A number of my friends have changed their eating habits lately. Some want to lose weight; others, with an eye on their family trees, are warding off potential genetic threats such as diabetes and heart disease. They’re all doing really well: they’re feeling and looking pretty darned terrific. They’re my inspiration.
I’m not ready to strip down my diet to veganism or to give up all carbs. That is the right and proper path for some, and I support that. My approach, at this stage, is simply to cook and eat more mindfully. I try to think about the food I prepare and eat: Can I use a little less oil to sauté those onions? Add a few more veggies and a little less cheese? Substitute sorbet and frozen yogurt for full-fat ice cream?
I don’t want to give up delicious food; I want to make healthy food delicious. Portion control is a major factor here as well, of course. I have installed a temporary ban on brownies in the house, since I find it curiously difficult to eat one small brownie and leave the rest in the pan.
Breakfast has never been my downfall. I don’t overeat at breakfast; in fact, I often have to talk myself into eating at all that early in the morning. Still, there’s room for improvement. I’m currently switching out boxed cereals for oatmeal.
Confession time: I’m an oatmeal snob. None of that prepackaged, chemical-laced mush for me. That powdery stuff in individual packets — Just Add Water! — tastes more like sugary glue than oats to me.
I like my oatmeal to be just barely sweet, with the nutty flavor and pleasantly chewy texture that only real whole grains can provide. Cooking the grains in milk makes them creamy; using half water keeps them light. Oats, like pasta, benefit from a little salt, and like pasta, the salt needs to be added at the beginning so it will be absorbed.
Adding dried cherries early in the cooking does three things: it allows the cherries time and liquid to plump, it flavors the oatmeal as it cooks, and it turns the cereal a delicate pink. I supported our local produce by using Door County cherries, which grow on the “thumb” peninsula of Wisconsin. They’re plump and tangy, almost (but not quite) sour. Honey adds sweetness, and vanilla adds a richness.
Food 52’s website has a section called Genius Recipes, featuring head-slappingly brilliant ways to cook all sorts of dishes. There I found April Bloomfield’s English Porridge. The genius is in the combination of steel-cut oats for chew and whole rolled oats for creaminess. I changed the sweetener from brown sugar to honey and added the cherries and vanilla. I also added the steel-cut oats to the cold liquids in the saucepan before it’s heated, then stirred in the rolled oats a few minutes later. This allows the rolled oats to hold their shape but the steel-cut oats to be tender.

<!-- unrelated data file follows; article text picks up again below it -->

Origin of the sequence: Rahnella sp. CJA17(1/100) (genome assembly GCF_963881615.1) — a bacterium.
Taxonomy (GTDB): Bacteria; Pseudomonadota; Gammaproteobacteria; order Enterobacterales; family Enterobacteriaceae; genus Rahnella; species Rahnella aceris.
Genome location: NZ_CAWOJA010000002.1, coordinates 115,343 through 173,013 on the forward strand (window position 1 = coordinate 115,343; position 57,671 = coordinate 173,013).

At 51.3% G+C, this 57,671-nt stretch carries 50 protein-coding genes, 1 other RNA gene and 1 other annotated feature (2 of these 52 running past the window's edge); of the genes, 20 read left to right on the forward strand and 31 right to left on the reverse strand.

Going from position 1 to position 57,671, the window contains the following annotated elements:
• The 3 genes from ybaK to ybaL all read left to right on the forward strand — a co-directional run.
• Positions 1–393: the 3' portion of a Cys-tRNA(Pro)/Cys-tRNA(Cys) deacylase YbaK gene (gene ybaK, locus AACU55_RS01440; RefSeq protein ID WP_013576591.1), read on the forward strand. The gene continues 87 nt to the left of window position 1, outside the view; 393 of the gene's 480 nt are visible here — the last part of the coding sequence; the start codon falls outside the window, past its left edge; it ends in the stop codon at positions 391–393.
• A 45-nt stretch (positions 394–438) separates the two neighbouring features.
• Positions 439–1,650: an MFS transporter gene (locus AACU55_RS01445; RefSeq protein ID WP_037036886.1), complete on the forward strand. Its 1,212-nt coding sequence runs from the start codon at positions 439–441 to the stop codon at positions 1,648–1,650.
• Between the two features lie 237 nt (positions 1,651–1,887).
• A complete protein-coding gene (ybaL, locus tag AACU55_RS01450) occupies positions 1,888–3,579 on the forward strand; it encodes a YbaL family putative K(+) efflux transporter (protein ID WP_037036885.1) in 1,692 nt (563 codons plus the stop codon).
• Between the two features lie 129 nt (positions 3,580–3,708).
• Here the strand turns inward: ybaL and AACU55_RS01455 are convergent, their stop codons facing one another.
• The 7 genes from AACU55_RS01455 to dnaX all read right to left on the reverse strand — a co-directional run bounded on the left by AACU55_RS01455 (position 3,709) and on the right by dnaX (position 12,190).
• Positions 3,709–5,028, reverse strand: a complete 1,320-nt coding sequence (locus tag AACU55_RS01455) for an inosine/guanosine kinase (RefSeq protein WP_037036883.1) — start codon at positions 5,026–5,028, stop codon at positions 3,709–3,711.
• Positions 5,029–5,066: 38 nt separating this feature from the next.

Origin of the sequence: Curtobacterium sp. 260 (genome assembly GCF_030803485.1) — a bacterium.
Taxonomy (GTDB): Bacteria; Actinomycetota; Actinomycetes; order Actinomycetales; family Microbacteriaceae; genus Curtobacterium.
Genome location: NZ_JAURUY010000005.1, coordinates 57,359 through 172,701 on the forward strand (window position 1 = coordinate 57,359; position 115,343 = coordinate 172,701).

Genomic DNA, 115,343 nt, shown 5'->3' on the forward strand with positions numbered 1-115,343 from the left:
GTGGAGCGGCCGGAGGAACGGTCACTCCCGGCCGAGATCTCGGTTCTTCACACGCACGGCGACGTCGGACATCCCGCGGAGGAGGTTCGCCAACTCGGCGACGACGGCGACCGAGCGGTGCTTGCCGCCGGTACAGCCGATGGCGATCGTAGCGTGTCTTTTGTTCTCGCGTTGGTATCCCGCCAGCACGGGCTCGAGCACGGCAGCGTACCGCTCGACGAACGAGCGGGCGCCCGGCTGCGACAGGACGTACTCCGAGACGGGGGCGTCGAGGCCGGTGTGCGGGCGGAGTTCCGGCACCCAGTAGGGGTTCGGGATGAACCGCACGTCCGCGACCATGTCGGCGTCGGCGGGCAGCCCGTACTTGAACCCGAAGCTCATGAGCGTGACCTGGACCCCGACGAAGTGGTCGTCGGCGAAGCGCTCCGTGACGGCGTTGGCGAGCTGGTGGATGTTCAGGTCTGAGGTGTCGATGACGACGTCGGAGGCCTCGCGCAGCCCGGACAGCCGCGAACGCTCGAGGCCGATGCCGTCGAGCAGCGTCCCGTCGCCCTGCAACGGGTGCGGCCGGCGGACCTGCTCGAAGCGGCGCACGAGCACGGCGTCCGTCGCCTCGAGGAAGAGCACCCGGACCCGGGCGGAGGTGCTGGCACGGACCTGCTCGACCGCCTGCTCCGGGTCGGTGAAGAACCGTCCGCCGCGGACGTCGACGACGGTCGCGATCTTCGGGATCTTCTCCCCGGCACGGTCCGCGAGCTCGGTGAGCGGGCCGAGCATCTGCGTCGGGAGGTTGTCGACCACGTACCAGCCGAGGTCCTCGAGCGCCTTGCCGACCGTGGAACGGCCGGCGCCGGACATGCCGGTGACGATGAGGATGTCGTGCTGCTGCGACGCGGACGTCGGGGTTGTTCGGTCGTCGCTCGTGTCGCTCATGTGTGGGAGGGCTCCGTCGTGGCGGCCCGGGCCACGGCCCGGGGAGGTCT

You can use any dried fruit, or add fresh fruit to the cooked oatmeal at the table. Substitute brown sugar, agave, or maple syrup for the honey. Stir in a tablespoon or two of wheat germ before or after cooking. Skip the vanilla and add a pinch or two of cinnamon or nutmeg or (my favorite) coriander (the ground seeds, not the fresh herb that we call cilantro in the US).
I make a full recipe and store the leftovers in the fridge. The next morning (and a few mornings afterward), I scoop out a little oatmeal, stir in a tablespoon or two of milk, and heat for about a minute in the microwave. Or I stare at the empty spot in the refrigerator where the oatmeal used to be, before my husband and son found it and devoured the lot.
adapted from April Bloomfield, via Food52
makes 4 small or 2 large servings
1 1/2 cups milk (I used skim)
1 1/2 cups water
3/4 tsp. sea salt
1 tsp. vanilla
1 tbs. honey
1/2 cup steel-cut oats
1/2 cup old fashioned rolled oats
1/3 cup dried cherries
more milk and/or honey to taste
chopped walnuts or pecans
Pour milk and water into a medium saucepan. Place over medium heat. Stir in salt, vanilla, honey and steel-cut oats. Bring to a boil. Stir in the rolled oats and cherries. (You can add all the ingredients at once, but the steel-cut oats benefit from a bit more time.)
Reduce heat to medium-low and cook, stirring often, for about 20-25 minutes until the oats are tender but still a little chewy and the liquid that isn’t absorbed is creamy.
Serve topped with whatever makes you happy: honey, brown sugar, a splash of milk, a handful of nuts. Leftovers will keep in the fridge for a few days. Reheat in the microwave with a little milk.
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